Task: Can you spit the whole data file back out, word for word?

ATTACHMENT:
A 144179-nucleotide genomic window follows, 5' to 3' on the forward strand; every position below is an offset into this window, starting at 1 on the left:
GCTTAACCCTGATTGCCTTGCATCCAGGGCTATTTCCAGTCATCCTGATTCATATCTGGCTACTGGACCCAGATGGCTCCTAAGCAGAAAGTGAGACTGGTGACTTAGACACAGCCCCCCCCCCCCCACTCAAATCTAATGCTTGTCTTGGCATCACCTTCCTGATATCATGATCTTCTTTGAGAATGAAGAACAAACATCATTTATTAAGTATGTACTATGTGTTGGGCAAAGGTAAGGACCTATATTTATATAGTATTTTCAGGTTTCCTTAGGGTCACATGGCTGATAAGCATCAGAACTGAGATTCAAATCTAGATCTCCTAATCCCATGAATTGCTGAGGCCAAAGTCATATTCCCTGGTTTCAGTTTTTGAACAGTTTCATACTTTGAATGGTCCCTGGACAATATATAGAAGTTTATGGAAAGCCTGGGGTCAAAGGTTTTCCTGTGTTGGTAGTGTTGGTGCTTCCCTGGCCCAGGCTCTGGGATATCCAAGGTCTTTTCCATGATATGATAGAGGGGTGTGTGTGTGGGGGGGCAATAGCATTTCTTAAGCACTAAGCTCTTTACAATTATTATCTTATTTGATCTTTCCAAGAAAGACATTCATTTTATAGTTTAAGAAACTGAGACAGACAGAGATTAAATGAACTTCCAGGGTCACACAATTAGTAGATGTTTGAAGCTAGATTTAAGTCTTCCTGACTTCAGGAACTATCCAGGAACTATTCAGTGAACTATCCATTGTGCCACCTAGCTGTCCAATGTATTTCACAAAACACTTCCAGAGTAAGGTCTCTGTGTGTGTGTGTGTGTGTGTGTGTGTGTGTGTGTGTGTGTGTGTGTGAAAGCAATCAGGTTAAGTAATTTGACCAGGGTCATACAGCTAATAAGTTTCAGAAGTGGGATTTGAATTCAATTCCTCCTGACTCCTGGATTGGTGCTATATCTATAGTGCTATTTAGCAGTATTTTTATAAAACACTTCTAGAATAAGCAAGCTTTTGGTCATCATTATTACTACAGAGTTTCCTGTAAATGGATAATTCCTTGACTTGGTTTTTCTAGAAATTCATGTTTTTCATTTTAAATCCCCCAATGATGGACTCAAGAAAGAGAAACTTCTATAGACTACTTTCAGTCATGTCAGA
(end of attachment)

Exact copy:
A 144179-nucleotide genomic window follows, 5' to 3' on the forward strand; every position below is an offset into this window, starting at 1 on the left:
GCTTAACCCTGATTGCCTTGCATCCAGGGCTATTTCCAGTCATCCTGATTCATATCTGGCTACTGGACCCAGATGGCTCCTAAGCAGAAAGTGAGACTGGTGACTTAGACACAGCCCCCCCCCCCCCACTCAAATCTAATGCTTGTCTTGGCATCACCTTCCTGATATCATGATCTTCTTTGAGAATGAAGAACAAACATCATTTATTAAGTATGTACTATGTGTTGGGCAAAGGTAAGGACCTATATTTATATAGTATTTTCAGGTTTCCTTAGGGTCACATGGCTGATAAGCATCAGAACTGAGATTCAAATCTAGATCTCCTAATCCCATGAATTGCTGAGGCCAAAGTCATATTCCCTGGTTTCAGTTTTTGAACAGTTTCATACTTTGAATGGTCCCTGGACAATATATAGAAGTTTATGGAAAGCCTGGGGTCAAAGGTTTTCCTGTGTTGGTAGTGTTGGTGCTTCCCTGGCCCAGGCTCTGGGATATCCAAGGTCTTTTCCATGATATGATAGAGGGGTGTGTGTGTGGGGGGGCAATAGCATTTCTTAAGCACTAAGCTCTTTACAATTATTATCTTATTTGATCTTTCCAAGAAAGACATTCATTTTATAGTTTAAGAAACTGAGACAGACAGAGATTAAATGAACTTCCAGGGTCACACAATTAGTAGATGTTTGAAGCTAGATTTAAGTCTTCCTGACTTCAGGAACTATCCAGGAACTATTCAGTGAACTATCCATTGTGCCACCTAGCTGTCCAATGTATTTCACAAAACACTTCCAGAGTAAGGTCTCTGTGTGTGTGTGTGTGTGTGTGTGTGTGTGTGTGTGTGTGTGTGTGTGAAAGCAATCAGGTTAAGTAATTTGACCAGGGTCATACAGCTAATAAGTTTCAGAAGTGGGATTTGAATTCAATTCCTCCTGACTCCTGGATTGGTGCTATATCTATAGTGCTATTTAGCAGTATTTTTATAAAACACTTCTAGAATAAGCAAGCTTTTGGTCATCATTATTACTACAGAGTTTCCTGTAAATGGATAATTCCTTGACTTGGTTTTTCTAGAAATTCATGTTTTTCATTTTAAATCCCCCAATGATGGACTCAAGAAAGAGAAACTTCTATAGACTACTTTCAGTCATGTCAGA